- Associated Press - Wednesday, March 25, 2015

HONOLULU (AP) - A long-vacant state building in Honolulu will finally be renovated and used again.

The work by contractor Ralph S. Inouye Co. is set to begin Monday at the nine-story Princess Victoria Kamamalu Building, which has been unused since 2003, Honolulu news station Hawaii News Now (https://is.gd/EN2MMQ) reported.

Renovations were expected to cost about $25 million.

The previous discovery of asbestos and deteriorated systems in the old building increased the costs.

Tentative plans call for workers with the state health and human services departments to relocate to the building in the fall of 2016, according to Doug Murdoch, a state comptroller. Murdoch heads the state’s Department of Accounting and General Services, which oversees state facilities and purchasing.

State officials estimate moving workers back into the building will save about $1.6 million in annual rent. Currently, the state rents about 250,000 square feet of office space from private landlords in urban Honolulu.

The Princess Victoria Kamamalu Building, located 1 1/2 blocks from the state Capitol, has been empty so long that a tree has sprouted on the roof and another in front of the building’s main sign.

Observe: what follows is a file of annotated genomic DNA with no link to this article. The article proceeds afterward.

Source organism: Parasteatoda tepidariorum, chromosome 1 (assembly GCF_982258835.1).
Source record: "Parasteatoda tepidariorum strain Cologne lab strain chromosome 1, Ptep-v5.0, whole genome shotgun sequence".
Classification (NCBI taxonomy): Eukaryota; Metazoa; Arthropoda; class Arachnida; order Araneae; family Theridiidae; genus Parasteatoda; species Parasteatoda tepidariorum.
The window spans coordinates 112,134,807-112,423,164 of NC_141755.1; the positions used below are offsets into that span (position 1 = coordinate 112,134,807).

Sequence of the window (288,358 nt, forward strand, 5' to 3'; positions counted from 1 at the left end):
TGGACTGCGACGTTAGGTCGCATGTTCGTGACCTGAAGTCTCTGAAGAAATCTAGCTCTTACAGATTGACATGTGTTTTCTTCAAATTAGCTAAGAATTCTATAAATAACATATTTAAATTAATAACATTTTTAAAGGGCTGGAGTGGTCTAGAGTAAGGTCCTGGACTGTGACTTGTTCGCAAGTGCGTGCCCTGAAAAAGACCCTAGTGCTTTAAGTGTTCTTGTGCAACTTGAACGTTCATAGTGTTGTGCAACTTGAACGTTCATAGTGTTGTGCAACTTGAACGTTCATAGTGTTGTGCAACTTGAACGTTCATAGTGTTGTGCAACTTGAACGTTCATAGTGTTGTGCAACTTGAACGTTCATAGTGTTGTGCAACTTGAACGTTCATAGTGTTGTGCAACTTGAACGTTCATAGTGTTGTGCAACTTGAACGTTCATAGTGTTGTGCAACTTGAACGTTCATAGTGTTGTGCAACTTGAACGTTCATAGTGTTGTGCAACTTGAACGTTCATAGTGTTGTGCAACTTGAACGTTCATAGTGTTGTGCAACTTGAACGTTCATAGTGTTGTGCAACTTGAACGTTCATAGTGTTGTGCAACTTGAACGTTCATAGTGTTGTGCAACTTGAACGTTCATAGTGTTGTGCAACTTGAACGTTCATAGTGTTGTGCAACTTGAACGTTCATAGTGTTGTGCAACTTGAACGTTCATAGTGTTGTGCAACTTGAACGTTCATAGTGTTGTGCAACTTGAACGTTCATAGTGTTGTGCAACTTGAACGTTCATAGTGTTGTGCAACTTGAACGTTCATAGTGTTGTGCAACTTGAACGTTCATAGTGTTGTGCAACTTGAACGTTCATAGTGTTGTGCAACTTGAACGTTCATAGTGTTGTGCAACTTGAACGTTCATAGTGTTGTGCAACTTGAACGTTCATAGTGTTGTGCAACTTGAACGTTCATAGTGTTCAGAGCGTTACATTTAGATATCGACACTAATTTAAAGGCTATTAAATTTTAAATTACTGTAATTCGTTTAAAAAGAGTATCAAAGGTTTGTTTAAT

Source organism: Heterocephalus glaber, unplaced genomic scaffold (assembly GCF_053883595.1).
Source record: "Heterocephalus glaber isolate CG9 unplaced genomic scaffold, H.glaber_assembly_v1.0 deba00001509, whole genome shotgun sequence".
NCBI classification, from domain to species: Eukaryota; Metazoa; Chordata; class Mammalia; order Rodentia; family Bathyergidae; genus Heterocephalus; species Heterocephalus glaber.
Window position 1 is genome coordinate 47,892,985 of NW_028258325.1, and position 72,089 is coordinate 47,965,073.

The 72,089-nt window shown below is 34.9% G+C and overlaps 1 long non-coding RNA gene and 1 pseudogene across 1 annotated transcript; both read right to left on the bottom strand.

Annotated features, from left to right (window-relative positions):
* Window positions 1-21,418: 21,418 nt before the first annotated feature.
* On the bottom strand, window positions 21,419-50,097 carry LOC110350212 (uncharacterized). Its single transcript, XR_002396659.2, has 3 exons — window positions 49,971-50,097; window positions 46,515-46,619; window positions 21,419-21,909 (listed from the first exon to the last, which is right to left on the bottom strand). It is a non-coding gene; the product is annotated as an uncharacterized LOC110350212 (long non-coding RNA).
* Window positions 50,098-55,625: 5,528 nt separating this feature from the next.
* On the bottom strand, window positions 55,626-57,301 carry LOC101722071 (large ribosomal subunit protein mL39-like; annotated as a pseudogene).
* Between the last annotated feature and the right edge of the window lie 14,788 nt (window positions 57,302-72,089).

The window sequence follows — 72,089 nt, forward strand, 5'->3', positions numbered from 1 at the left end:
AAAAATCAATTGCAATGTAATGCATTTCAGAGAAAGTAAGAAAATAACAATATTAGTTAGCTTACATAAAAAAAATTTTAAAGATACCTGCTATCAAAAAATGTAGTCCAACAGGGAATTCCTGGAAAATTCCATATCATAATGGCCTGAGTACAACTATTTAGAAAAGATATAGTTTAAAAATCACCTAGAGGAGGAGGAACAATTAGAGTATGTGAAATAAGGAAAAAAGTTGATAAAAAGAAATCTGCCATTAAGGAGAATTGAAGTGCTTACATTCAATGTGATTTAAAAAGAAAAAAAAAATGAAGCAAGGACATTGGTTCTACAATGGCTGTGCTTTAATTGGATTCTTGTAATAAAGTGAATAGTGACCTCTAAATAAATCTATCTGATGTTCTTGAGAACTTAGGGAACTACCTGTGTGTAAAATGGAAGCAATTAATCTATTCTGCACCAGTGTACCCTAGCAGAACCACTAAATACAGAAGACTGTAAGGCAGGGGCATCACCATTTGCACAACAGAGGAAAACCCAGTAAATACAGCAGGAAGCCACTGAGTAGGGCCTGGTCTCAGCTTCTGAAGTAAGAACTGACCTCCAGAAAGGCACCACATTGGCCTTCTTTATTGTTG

The state set $12.6 million aside in 2005 for renovations. Removal of asbestos and old air-conditioning, electrical and plumbing systems cost about $1.4 million.

“The original funding that we had was good for removing asbestos and doing some other remediation work that we had to do to turn it into an empty shell as it is now,” Murdoch said.

The project languished, however, during the recession. Murdoch said it’s only been in the past few years that the state has gotten full funding to finish the project.

Constructed in 1957, the building was listed as the tallest commercial building in Honolulu at the time. The state paid $2.5 million to the Hawaiian Trust Co. for the property in 1968.

The building was shuttered in 2003.

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